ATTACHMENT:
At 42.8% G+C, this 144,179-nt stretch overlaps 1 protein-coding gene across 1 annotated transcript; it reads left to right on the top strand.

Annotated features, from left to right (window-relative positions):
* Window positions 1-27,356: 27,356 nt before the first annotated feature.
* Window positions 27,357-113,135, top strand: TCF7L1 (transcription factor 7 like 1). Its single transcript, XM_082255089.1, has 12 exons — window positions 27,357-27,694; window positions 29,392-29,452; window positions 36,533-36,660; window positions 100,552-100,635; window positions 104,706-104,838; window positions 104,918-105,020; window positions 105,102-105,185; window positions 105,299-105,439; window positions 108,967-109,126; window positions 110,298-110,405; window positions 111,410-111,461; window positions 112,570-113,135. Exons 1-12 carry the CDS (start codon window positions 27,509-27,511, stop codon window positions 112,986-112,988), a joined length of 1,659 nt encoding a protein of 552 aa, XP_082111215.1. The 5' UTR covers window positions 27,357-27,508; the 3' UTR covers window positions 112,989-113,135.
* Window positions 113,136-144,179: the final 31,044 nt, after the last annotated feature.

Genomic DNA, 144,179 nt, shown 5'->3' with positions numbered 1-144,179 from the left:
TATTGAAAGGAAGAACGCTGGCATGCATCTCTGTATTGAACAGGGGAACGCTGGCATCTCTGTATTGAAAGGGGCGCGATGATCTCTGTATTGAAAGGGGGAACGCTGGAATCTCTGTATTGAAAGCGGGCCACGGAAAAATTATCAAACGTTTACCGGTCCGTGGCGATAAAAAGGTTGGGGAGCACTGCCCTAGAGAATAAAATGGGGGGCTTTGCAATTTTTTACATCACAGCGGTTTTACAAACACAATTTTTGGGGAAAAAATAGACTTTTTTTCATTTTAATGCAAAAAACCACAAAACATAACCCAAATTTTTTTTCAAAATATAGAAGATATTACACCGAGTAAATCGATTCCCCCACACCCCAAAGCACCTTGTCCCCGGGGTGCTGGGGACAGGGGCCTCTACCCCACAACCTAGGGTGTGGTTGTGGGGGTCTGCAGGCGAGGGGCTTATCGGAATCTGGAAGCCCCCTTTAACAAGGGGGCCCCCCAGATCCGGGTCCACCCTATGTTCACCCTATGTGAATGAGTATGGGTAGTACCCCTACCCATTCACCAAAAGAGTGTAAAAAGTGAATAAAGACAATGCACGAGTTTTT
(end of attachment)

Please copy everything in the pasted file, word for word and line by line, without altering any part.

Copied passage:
At 42.8% G+C, this 144,179-nt stretch overlaps 1 protein-coding gene across 1 annotated transcript; it reads left to right on the top strand.

Annotated features, from left to right (window-relative positions):
* Window positions 1-27,356: 27,356 nt before the first annotated feature.
* Window positions 27,357-113,135, top strand: TCF7L1 (transcription factor 7 like 1). Its single transcript, XM_082255089.1, has 12 exons — window positions 27,357-27,694; window positions 29,392-29,452; window positions 36,533-36,660; window positions 100,552-100,635; window positions 104,706-104,838; window positions 104,918-105,020; window positions 105,102-105,185; window positions 105,299-105,439; window positions 108,967-109,126; window positions 110,298-110,405; window positions 111,410-111,461; window positions 112,570-113,135. Exons 1-12 carry the CDS (start codon window positions 27,509-27,511, stop codon window positions 112,986-112,988), a joined length of 1,659 nt encoding a protein of 552 aa, XP_082111215.1. The 5' UTR covers window positions 27,357-27,508; the 3' UTR covers window positions 112,989-113,135.
* Window positions 113,136-144,179: the final 31,044 nt, after the last annotated feature.

Genomic DNA, 144,179 nt, shown 5'->3' with positions numbered 1-144,179 from the left:
TATTGAAAGGAAGAACGCTGGCATGCATCTCTGTATTGAACAGGGGAACGCTGGCATCTCTGTATTGAAAGGGGCGCGATGATCTCTGTATTGAAAGGGGGAACGCTGGAATCTCTGTATTGAAAGCGGGCCACGGAAAAATTATCAAACGTTTACCGGTCCGTGGCGATAAAAAGGTTGGGGAGCACTGCCCTAGAGAATAAAATGGGGGGCTTTGCAATTTTTTACATCACAGCGGTTTTACAAACACAATTTTTGGGGAAAAAATAGACTTTTTTTCATTTTAATGCAAAAAACCACAAAACATAACCCAAATTTTTTTTCAAAATATAGAAGATATTACACCGAGTAAATCGATTCCCCCACACCCCAAAGCACCTTGTCCCCGGGGTGCTGGGGACAGGGGCCTCTACCCCACAACCTAGGGTGTGGTTGTGGGGGTCTGCAGGCGAGGGGCTTATCGGAATCTGGAAGCCCCCTTTAACAAGGGGGCCCCCCAGATCCGGGTCCACCCTATGTTCACCCTATGTGAATGAGTATGGGTAGTACCCCTACCCATTCACCAAAAGAGTGTAAAAAGTGAATAAAGACAATGCACGAGTTTTT